Aside from the magical mechanical Mecchanico dG watch, this Otturatore from de Grisogono is their most impressive recent watch for men. We first covered the Otturatore watch here when I debuted it. It is a watch that cannot be fully understood or appreciated unless you actually get to play with one. The whole timepiece is an experience in playing with it. You even have to "pump it up." Quizzical and quirky, the Otturatore itself is as strange as its name sounds (in English), yet somehow ends up being remarkably desirable given the love and care de Grisogono put into its design and development.
About a year late out of the bag, the Otturatore's principle function needed longer to perfect. The idea of the watch is to give the wearer the ability to change the look of the dial by cycling through four possible complications in addition to the time. Could de Grisogono just have displayed all of the functions on the dial at once? Of course, but that just isn't the point. The idea was to get you to engage with the watch and "ask" it to show you what you want to see. It isn't supposed to be practical, and is excess engineering at its finest.
For now you can get the Otturatore watch in gold or gold. There are actually five different versions due to the various dial colors. Available in 18k rose or white gold, this piece begs to be in steel for a more affordable version, but that isn't going to happen this year (if ever). There might be a titanium version in the future but I wouldn't count on it. Those wanting this fun gadget will have to go for the gold, literally. The case is large and chunky, which helps account for the steep price given all the precious material. When I first wrote about the watch I more or less said the same thing about the size and amount of gold. It is about 45mm wide by about 50mm tall. At 16mm thick this is no innocent looking timepiece. Now that I have enjoyed some wrist time I can attest to the fact that it is wonderfully huge and heavy. It feels solid, and the quality is impressive.
The movement is a great looking thing. For one, I love that it is not round but square in design. The caliber DR 19-89 is manually wound with a standard power reserve of 42 hours. I love the various finishes de Grisogono used for the movement parts and surfaces. It looks very nice, but in a modern and unique way. Aside from the time, the movement features a subsidiary seconds dial, power reserve indicator, moon phase indicator, day/night indicator, and date. A central plate in the dial can be spun around to view an additional function with the time.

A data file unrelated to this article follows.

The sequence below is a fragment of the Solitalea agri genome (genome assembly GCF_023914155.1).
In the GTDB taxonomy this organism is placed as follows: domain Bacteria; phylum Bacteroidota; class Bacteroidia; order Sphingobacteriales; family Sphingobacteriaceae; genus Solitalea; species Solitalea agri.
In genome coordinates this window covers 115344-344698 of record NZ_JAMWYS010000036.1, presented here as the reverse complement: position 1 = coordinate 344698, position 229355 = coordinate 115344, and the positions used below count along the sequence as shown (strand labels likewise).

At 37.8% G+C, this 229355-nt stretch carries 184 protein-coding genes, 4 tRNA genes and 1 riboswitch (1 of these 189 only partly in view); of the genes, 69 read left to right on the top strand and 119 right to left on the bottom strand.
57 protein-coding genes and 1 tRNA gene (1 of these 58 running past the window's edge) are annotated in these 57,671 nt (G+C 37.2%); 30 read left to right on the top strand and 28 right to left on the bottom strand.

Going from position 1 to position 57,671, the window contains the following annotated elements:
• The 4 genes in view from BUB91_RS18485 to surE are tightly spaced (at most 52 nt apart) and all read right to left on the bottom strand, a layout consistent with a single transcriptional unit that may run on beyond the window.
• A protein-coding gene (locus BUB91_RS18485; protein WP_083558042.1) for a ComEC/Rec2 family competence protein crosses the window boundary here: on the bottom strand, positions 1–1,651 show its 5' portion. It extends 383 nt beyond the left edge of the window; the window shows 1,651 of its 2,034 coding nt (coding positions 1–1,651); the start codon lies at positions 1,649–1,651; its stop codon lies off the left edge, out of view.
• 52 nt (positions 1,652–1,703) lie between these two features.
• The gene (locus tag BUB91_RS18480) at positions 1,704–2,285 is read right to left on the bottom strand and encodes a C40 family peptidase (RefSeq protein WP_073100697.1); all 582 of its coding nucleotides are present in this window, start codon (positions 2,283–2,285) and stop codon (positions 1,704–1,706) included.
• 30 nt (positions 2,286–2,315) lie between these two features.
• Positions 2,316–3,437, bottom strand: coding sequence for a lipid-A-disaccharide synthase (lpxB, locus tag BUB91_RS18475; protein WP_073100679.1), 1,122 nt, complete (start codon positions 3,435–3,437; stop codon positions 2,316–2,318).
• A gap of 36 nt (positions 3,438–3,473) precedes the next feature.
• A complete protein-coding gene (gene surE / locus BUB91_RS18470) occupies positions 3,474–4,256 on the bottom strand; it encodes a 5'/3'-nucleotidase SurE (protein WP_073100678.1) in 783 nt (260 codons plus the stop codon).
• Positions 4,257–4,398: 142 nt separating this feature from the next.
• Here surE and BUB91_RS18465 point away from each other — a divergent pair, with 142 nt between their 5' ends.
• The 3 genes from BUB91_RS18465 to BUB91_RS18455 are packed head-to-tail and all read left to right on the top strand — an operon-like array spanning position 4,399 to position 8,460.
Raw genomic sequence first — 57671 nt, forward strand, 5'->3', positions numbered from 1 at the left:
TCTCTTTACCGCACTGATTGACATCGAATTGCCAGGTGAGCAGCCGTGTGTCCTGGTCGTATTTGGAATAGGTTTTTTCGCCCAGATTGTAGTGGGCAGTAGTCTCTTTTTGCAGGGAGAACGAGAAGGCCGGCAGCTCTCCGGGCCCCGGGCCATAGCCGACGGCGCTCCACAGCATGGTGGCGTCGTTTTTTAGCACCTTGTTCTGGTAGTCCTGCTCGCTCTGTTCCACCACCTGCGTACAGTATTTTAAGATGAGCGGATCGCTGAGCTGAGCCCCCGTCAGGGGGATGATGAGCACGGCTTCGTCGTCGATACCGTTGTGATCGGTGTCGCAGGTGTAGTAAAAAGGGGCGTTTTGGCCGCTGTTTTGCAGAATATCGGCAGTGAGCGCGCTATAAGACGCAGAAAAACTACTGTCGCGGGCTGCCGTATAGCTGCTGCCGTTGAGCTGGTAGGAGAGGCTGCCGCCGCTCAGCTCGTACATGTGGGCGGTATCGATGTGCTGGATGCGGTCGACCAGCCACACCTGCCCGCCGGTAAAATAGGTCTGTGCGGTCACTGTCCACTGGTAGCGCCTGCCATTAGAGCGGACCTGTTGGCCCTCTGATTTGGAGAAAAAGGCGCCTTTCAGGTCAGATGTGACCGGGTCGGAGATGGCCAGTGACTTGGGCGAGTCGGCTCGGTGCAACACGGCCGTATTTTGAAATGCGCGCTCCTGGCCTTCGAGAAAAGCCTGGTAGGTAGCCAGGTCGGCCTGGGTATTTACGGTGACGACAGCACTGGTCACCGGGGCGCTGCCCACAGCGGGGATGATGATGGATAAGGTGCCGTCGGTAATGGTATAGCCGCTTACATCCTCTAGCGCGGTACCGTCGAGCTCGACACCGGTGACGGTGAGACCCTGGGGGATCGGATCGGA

The large structures next to the crown are pushers. One is used to wind an auxiliary spring, which powers the spinning of the dial activated by the other pusher. Pumping away at the top pusher winds up the spring which allows the dial to spin around very quickly. The speed of the movement required the system to be very robust. Early versions of the mechanism failed. So de Grisogono spent a lot of extra time making sure you could spin, spin, and spin the dial all day long without mechanical failure. That would be sad. I hate breaking my toys.
The dial itself continues the angular theme of the case and includes fat little dauphine hands which I like. The clos du Paris decor on the dial does not hamper legibility, which is aided by all the applied hour indicators. It is a strangely sexy design, like being attracted to a woman (or man I guess) that isn't typically your type. I would never describe my ideal watch as having most anything in this picture, but once shown to me, I sort of tilt my head and think "why not." On the wrist it is comfortable, but bold. People will notice this timepiece on you, and I sure as hell hope you show them how it works. Think of those engineers and all the time they spent in creating this fantastically fun and useless complication!
Is it really that useless? de Grisogono would argue not. They would say that by cycling through complications you preserve more empty space on the dial and enhance the watch's beauty. Thankfully someone is starting to figure out how to use cool mechanical technology to enhance sex appeal. Perhaps this watch can help in the ongoing engineering challenge to develop the perfect mechanical mechanism that will help you get laid. I for one feel good knowing that engineers at de Grisogono (who no doubt are wearing floral pattern shirts) are hard at work on this and other important achievements.
Purely mechanical, luxurious, and actually fun, who is the Otturatore watch good for? Well for one you'll need to muster up the roughly $75,000 it costs to purchase one. After checking off that requirement you should also be the type of person who wants a well-designed, but highly unorthodox timepiece. This isn't a watch for those looking for something too "familiar." Last, you'll need to be the sort of chap who is more than happy to demonstrate and discuss their watch with friends as well as near strangers. Just because I can't get enough of it, I am going to say it one more time "Otturatore!" Gotta practice those rolling Rs...